Loved the story and the way it was written. It was hard to put down at times. I wanted to find out what happened to Hanna and how their relationship e...moreLoved the story and the way it was written. It was hard to put down at times. I wanted to find out what happened to Hanna and how their relationship ended but the trial and Michael's realizations about her were very interesting too. (less)
I'm disappointed I didn't like this book more. I felt this feeling the whole time though - unconvinced. Not sure why. Maybe it was Juliet's character...moreI'm disappointed I didn't like this book more. I felt this feeling the whole time though - unconvinced. Not sure why. Maybe it was Juliet's character or maybe the letters format or both.(less)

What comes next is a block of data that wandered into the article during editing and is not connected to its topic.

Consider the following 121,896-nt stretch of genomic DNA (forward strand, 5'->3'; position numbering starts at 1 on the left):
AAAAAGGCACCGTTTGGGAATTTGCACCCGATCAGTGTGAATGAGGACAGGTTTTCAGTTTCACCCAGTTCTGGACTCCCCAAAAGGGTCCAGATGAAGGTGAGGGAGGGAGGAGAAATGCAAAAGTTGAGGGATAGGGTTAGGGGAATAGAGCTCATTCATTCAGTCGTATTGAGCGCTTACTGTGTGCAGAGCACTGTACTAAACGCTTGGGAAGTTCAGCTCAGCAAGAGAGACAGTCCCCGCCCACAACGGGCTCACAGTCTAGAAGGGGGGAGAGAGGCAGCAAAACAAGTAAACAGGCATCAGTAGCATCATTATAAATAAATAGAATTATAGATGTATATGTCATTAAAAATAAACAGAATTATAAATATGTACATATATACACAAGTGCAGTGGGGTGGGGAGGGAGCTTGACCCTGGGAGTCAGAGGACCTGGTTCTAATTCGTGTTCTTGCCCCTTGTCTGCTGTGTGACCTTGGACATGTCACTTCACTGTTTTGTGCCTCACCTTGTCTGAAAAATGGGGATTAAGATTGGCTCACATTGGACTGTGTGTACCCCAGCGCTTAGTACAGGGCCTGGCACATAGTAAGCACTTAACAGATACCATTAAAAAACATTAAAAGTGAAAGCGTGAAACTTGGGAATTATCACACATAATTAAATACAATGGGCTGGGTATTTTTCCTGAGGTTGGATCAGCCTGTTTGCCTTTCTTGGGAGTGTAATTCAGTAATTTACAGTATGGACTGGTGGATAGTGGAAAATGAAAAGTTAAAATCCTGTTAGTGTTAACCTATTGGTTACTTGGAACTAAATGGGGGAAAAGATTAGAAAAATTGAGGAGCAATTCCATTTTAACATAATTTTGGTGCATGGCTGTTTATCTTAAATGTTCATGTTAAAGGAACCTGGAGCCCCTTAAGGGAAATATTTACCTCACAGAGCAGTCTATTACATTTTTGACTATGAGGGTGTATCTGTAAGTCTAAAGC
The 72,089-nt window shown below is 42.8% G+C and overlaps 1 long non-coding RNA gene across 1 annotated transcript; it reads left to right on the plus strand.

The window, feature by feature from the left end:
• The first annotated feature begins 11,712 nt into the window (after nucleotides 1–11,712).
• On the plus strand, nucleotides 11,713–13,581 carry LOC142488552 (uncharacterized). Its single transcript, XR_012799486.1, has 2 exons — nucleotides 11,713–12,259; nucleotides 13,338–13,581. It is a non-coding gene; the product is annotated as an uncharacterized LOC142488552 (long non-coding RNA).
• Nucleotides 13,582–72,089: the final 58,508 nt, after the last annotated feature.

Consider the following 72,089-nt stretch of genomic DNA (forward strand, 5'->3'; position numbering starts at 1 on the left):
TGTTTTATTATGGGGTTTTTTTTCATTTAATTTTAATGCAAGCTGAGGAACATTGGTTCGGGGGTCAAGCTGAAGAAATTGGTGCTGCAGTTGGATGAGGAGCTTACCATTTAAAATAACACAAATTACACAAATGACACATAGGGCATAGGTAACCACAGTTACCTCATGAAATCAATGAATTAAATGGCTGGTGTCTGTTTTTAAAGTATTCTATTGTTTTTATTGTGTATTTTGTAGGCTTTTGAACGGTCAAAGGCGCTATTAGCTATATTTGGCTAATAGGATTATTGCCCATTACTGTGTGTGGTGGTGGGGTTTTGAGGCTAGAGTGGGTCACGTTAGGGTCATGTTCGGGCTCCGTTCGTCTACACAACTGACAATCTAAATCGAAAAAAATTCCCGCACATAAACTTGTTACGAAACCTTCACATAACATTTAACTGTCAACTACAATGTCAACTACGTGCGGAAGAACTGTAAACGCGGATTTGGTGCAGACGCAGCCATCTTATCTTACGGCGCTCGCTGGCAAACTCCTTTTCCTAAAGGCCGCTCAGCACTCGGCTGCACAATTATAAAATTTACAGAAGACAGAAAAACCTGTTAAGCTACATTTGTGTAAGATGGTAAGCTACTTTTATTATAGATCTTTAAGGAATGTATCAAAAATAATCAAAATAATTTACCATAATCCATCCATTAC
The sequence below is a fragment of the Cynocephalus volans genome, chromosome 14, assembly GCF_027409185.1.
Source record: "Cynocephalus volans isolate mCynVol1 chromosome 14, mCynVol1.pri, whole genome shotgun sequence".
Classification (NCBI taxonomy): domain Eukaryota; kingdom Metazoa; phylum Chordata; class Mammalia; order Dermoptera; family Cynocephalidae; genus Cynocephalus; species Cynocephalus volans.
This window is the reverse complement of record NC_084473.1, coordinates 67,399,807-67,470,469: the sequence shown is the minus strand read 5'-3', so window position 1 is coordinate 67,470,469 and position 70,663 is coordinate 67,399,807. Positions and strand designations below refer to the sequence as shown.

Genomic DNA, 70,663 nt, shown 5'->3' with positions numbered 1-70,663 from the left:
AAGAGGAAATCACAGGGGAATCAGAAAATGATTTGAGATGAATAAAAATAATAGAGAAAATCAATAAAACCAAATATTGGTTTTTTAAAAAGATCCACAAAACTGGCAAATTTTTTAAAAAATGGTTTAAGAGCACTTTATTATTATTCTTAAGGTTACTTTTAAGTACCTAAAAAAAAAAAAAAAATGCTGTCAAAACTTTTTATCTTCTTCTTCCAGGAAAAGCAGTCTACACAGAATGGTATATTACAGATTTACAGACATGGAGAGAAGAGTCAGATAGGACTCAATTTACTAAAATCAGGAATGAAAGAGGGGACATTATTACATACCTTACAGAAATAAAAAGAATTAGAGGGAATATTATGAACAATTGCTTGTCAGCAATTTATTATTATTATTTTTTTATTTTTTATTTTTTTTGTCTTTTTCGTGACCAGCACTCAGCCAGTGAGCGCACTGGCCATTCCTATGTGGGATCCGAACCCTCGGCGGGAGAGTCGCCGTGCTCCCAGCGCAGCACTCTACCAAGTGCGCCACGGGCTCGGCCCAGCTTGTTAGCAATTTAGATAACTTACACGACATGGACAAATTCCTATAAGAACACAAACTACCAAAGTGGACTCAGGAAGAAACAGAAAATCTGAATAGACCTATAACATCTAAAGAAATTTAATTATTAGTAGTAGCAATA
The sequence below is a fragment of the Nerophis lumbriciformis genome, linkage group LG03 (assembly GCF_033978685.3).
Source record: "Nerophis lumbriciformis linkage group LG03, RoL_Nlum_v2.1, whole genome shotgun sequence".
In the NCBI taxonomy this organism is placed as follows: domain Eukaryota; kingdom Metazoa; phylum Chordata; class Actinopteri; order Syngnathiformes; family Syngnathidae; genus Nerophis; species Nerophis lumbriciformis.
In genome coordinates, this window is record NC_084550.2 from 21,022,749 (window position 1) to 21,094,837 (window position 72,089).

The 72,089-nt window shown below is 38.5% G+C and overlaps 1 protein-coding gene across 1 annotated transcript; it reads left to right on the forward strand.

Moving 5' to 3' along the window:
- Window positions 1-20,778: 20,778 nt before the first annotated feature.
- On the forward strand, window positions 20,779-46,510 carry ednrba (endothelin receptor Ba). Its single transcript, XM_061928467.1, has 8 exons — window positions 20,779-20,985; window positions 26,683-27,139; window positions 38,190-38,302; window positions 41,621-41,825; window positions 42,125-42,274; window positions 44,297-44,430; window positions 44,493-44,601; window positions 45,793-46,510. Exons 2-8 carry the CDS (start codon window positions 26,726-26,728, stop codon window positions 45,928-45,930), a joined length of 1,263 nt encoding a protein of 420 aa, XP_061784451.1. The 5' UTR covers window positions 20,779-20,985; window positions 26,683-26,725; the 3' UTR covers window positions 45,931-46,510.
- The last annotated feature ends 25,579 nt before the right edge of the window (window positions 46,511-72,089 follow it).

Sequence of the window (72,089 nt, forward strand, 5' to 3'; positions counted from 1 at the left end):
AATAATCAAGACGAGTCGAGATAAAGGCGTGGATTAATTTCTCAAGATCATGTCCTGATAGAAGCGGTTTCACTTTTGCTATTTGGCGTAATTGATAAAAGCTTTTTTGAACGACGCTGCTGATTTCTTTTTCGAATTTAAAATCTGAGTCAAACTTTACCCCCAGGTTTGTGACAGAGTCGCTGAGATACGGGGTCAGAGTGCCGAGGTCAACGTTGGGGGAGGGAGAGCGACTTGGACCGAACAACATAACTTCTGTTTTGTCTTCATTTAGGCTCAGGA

I didn't enjoy all of them but overall a pretty good collection. Poe is a great author. I'm glad I read this.
Contents/thoughts: The Gold-Bug, (NOV 19/2...moreI didn't enjoy all of them but overall a pretty good collection. Poe is a great author. I'm glad I read this.
Contents/thoughts: The Gold-Bug, (NOV 19/2009): An interesting story to begin with. It has great promise with an actual gold bug and this crazy lunatic looking for gold. But halfway through it pretty much just turns into an instruction booklet for deciphering codes.
The Murders in the Rue Morgue, (OCT 23/2009): This is my favourite by far. The manner in which the main character comes to his conclusion is a fascinating look into a person's thought process and the outcome is just classic.
The Balloon-Hoax, (AUG 2/ 2009): It doesn't seem plausible to me (despite all the detail!), but I think I'd still be angry at the newspaper for publishing a story as news!